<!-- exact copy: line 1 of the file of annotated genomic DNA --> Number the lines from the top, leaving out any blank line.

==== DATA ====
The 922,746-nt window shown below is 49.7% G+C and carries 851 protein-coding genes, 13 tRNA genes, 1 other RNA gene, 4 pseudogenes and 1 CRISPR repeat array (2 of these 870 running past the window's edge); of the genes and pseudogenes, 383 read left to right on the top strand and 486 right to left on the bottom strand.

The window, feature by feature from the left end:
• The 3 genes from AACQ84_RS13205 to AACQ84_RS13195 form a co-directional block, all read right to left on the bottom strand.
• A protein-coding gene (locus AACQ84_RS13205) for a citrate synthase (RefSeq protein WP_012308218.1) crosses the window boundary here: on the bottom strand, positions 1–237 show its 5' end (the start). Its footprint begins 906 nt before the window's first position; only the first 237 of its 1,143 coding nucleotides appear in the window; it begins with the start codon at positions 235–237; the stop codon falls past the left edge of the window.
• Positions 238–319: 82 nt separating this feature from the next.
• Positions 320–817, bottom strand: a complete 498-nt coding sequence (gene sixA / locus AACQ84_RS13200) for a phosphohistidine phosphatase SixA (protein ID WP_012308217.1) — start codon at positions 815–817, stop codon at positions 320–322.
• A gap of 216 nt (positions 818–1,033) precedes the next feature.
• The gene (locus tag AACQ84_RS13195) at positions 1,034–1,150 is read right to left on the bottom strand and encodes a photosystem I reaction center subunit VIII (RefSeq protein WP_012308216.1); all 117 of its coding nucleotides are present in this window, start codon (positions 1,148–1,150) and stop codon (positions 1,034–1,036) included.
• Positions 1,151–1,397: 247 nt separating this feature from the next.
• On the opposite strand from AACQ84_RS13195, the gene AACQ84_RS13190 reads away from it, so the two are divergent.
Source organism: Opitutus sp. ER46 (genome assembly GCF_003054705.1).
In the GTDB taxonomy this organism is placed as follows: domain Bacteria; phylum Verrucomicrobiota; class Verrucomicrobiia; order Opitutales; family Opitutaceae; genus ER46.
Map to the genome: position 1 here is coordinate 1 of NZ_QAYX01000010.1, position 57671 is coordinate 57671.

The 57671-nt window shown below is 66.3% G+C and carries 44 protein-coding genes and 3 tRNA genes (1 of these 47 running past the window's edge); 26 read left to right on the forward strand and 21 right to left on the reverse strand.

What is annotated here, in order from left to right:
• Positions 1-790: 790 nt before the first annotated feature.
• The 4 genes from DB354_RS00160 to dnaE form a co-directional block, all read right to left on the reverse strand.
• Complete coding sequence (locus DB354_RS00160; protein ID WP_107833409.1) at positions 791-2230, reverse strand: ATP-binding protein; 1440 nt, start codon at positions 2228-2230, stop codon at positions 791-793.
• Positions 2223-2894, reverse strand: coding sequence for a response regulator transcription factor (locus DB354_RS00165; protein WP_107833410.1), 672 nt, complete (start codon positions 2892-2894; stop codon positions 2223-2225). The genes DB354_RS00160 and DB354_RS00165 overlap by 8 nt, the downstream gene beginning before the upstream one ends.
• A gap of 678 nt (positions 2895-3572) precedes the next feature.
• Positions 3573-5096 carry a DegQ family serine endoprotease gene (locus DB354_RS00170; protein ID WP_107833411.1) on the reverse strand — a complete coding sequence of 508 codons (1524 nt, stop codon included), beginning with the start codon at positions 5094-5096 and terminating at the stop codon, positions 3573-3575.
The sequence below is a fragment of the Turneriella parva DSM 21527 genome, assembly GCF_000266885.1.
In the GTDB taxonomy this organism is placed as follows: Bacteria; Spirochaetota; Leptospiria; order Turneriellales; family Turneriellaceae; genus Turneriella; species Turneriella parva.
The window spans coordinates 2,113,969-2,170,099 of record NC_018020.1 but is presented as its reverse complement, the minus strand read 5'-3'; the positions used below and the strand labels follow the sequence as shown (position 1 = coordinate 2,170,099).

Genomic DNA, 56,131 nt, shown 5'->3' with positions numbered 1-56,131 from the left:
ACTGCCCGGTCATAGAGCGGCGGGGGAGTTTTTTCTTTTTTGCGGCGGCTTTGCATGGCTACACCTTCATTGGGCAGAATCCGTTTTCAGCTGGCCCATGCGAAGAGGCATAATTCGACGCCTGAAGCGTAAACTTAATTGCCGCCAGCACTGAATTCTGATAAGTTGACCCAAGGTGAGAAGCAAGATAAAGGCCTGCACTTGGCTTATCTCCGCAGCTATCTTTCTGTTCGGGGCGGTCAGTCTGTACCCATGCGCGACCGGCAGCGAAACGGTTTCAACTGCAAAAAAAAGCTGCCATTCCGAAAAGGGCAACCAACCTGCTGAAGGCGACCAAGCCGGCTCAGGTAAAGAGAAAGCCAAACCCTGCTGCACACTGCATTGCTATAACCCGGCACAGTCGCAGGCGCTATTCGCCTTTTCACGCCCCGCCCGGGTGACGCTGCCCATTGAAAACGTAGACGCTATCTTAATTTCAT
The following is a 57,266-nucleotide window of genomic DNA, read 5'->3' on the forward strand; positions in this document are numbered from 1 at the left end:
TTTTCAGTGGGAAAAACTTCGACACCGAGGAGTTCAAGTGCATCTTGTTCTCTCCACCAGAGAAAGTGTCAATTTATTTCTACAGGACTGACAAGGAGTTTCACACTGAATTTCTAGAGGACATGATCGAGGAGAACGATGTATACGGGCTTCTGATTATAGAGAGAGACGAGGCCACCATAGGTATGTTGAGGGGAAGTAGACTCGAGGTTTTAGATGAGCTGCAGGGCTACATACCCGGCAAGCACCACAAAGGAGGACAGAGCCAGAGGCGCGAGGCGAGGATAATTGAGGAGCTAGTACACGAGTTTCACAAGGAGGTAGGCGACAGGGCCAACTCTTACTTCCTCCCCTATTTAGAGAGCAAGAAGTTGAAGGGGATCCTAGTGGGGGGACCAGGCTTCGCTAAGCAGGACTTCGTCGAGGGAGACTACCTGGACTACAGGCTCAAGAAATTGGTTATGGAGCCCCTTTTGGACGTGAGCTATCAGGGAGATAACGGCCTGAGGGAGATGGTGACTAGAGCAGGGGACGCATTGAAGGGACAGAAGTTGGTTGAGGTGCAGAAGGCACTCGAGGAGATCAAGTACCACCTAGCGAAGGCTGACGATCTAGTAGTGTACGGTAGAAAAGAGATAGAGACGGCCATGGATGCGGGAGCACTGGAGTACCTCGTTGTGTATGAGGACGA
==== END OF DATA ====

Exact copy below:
The 922,746-nt window shown below is 49.7% G+C and carries 851 protein-coding genes, 13 tRNA genes, 1 other RNA gene, 4 pseudogenes and 1 CRISPR repeat array (2 of these 870 running past the window's edge); of the genes and pseudogenes, 383 read left to right on the top strand and 486 right to left on the bottom strand.